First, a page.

Al Hammadi presented several positive indices that reflect the solid performance of the involved teams from various sectors in countering the virus, which highlighted the fact that the UAE ranked first globally in terms of the number of coronavirus tests performed in July and August 2020 in relation to the population, and in July, the average number of daily tests amounted to 47,857, equivalent to 483.9 tests per day for every 100,000 people, which is the highest-rate globally. In August, the average number of daily tests amounted to 65,106, equivalent to 658.3 tests per day for every 100,000 people.
He then noted that 1,483,576 lab tests were carried out in July around the country to ensure that members of the community were not infected. August witnessed a 36 percent increase from July, as 2,018,274 lab tests were conducted, which is the eighth-highest rate registered by any country that month and the highest in relation to the population.
Al Hammadi pointed out that the daily average of detected cases in August 2020 amounted to 305, equivalent to only 3.1 cases for every 100,000 people, adding that the total number of detected cases decreased from July to August by 21 percent from 11,977 to 9,467, and the number of deaths decreased by 5.7 percent between July and August from 35 to 33 while average deaths in August amounted to 0.01 for every 100,000 people.
Al Hammadi further said that the rate of positive tests compared to the total number of tests in August was 0.47 percent, representing 9,467 positive results from 2,018,274 tests. In July, the rate was 0.81 percent, equivalent to 11,977 positive cases from 1,483,576 tests.
According to these figures, the UAE ranked eighth globally in terms of registering the fewest positive results compared to the total number of tests, he explained while pointing out that these positive outcomes are due to the community’s awareness and commitment, but the coming period will require ongoing adherence to the preventive measures by all segments of society, citizens and residents alike to maintain the country’s related achievements. Al Hammadi also called on institutions and employers to continue to guide and educate their workers on the topic.
Al Hammadi warned that diabetics, in general, and gestational diabetes, in particular, are more susceptible to experiencing complications associated with COVID-19, and scientists have noted that more diabetics and obese people end up in hospitals due to COVID-19 infections, affirming that high blood sugar levels (Hyperglycemia) increase the risk of lung infections in COVID-19 patients.
Several factors make those with diabetes more susceptible to experiencing complications, including weakened immunity, which makes them unable to fight the virus and more susceptible to complications, he further said, affirming the fact that there is no evidence of a connection between medicines for diabetes and COVID-19 complications, however, there is evidence that stopping the use of medicines and insulin and having high blood sugar levels may cause serious complications.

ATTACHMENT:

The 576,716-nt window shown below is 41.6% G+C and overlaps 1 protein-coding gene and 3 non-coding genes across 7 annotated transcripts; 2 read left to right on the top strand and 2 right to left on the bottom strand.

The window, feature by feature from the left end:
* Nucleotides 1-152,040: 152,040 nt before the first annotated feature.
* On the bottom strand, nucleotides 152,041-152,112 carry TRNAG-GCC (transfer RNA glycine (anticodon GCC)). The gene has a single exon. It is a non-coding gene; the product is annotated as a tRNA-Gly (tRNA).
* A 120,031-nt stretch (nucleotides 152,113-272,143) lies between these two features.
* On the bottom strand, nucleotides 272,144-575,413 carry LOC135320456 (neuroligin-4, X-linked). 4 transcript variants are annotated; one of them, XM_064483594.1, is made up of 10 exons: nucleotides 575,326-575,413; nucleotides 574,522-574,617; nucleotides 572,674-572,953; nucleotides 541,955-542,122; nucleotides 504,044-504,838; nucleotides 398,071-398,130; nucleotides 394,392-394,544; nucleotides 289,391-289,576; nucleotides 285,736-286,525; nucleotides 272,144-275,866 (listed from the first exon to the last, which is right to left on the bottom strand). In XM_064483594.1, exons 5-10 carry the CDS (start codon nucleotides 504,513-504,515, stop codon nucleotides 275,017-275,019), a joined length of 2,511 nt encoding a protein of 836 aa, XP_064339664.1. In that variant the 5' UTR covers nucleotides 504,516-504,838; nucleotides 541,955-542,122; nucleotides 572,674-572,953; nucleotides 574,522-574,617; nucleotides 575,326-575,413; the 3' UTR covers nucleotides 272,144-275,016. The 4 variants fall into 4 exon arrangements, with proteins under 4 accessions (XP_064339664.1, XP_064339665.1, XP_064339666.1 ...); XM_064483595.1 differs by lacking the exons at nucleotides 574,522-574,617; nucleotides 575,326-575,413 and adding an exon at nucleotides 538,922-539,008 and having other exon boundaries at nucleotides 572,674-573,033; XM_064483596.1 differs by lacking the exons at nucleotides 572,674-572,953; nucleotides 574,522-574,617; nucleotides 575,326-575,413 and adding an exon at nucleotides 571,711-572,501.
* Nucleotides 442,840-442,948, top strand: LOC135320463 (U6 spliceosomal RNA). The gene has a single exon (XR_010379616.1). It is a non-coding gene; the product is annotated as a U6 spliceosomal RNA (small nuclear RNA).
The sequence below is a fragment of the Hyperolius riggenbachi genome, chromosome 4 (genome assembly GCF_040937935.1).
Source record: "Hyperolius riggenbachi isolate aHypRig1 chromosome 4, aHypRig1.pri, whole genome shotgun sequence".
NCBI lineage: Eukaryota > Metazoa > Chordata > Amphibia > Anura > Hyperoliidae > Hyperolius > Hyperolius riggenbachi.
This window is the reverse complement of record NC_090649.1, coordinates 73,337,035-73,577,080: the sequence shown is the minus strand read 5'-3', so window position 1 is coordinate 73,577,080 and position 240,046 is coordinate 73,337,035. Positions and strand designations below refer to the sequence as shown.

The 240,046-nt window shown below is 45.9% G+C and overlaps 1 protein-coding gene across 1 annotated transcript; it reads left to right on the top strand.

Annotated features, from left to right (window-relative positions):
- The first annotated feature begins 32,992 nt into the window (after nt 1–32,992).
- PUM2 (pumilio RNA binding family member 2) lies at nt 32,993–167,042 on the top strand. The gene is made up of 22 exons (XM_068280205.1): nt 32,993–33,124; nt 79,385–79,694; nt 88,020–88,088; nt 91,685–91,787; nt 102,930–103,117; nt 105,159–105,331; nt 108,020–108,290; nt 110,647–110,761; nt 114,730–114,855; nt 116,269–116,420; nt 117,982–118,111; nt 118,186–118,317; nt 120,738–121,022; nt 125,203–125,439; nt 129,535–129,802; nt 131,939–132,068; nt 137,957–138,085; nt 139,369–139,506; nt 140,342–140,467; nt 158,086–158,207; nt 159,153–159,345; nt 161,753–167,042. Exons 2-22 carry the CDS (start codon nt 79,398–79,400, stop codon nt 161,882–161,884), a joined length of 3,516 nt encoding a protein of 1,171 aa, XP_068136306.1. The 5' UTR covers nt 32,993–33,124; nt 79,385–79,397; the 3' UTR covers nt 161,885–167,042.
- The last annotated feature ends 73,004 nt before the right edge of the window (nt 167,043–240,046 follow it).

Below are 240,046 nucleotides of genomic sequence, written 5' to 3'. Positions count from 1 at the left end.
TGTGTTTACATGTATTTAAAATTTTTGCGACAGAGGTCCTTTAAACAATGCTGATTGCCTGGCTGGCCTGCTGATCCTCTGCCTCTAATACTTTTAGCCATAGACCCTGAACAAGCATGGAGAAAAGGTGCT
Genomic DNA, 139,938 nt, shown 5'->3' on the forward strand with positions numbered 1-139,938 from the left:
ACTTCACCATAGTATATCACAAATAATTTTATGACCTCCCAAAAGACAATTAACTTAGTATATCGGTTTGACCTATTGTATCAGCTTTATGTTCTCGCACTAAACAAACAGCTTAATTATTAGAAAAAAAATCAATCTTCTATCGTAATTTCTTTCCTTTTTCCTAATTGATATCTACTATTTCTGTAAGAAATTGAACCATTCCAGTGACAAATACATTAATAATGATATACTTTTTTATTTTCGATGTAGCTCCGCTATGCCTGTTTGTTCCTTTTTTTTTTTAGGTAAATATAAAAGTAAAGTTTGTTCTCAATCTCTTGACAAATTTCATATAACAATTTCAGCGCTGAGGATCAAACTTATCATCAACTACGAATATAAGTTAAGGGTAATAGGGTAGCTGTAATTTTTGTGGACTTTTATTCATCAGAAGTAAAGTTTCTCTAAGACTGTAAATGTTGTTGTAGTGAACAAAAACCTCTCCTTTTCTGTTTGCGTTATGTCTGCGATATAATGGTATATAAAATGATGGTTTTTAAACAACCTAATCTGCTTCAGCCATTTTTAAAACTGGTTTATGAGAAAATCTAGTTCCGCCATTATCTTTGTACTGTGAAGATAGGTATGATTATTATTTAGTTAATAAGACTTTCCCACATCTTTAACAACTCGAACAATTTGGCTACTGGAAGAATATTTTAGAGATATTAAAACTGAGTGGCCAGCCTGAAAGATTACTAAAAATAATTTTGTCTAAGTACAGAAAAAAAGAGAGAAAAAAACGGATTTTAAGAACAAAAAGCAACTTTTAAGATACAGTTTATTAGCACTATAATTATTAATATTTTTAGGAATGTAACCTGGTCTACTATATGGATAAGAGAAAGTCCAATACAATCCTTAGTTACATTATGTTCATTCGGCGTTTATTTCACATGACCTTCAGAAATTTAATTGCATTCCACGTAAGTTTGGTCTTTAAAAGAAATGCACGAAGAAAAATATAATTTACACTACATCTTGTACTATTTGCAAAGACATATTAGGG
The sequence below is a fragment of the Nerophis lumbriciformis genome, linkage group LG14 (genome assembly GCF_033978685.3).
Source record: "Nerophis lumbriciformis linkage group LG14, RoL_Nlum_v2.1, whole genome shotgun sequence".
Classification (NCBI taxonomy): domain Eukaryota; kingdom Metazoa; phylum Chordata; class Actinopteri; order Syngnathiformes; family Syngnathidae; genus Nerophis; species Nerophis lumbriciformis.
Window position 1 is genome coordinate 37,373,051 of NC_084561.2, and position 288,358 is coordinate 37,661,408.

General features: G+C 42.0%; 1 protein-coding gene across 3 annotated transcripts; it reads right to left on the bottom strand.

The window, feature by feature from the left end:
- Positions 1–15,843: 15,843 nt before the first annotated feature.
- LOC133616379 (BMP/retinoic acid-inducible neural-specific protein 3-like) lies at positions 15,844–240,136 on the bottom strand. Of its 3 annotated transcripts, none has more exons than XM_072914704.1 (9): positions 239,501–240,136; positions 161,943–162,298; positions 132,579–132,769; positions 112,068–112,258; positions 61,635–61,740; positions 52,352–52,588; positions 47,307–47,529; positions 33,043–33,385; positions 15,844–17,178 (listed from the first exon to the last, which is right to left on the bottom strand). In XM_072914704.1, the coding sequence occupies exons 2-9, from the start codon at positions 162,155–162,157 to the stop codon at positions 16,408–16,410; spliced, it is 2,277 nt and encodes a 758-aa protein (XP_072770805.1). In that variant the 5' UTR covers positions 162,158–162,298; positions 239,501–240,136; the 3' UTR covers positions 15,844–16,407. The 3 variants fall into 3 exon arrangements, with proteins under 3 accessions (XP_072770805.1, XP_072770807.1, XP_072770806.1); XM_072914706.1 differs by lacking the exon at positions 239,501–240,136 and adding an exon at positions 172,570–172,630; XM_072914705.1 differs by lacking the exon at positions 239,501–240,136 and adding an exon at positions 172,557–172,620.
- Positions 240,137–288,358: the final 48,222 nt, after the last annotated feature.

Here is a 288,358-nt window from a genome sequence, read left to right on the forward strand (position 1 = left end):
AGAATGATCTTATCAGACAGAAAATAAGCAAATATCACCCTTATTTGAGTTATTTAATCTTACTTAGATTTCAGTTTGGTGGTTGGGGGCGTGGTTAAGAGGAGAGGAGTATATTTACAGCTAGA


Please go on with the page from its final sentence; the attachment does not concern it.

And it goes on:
He then advised diabetics to be extra cautious to protect themselves from contracting the virus and asked everyone to benefit and learn from previous pandemics, which have shown that individual commitment is key to containing infections and reducing harm.
Al Hammadi answered several frequently asked questions and defined the incubation period of the virus as the period that requires to enter the body and cause symptoms, noting that the incubation period of COVID-19 is between two and 14 days. Therefore, the recommended quarantine period for people returning from abroad and those exposed to people who contracted the virus is two weeks.
Al Hammadi further added that symptoms usually start four to five days after infection. However, many people do not get any symptoms in the first few days and some find out that they are infected during their regular medical check-ups while explaining that the elderly and people with chronic diseases may experience a delay in symptoms and urging people to be cautious when dealing with these categories upon diagnosing COVID-19.
He also pointed out that infection could occur without any symptoms, noting that the rate of transmission is higher for those who show symptoms and signs of disease, stressing the necessity of wearing face masks even without feeling any symptoms, to reduce the spread of the virus during the incubation period.
Replying to a question on how social gatherings and events are major causes of the increasing number of coronavirus cases, Al Hammadi explained that all types of gatherings may increase the number of infections, not only social gatherings in houses but also in restaurants and malls, so people should adhere to the precautionary measures. He then stressed that everyone is responsible for preventing themselves from being infected, whether at home or in public places.
Al Hammadi highlighted the importance of adhering to related instructions, such as avoiding gatherings, maintaining social distancing, wearing facemasks and cooperating with relevant authorities to report violators.
At the end of the briefing, Al Hammadi warned that some social habits may continue to facilitate the spread of the virus, especially if someone is asymptomatic. These habits include shaking hands, visiting others homes, and disregarding the recommended preventive measures.
© Copyright Emirates News Agency (WAM) 2020.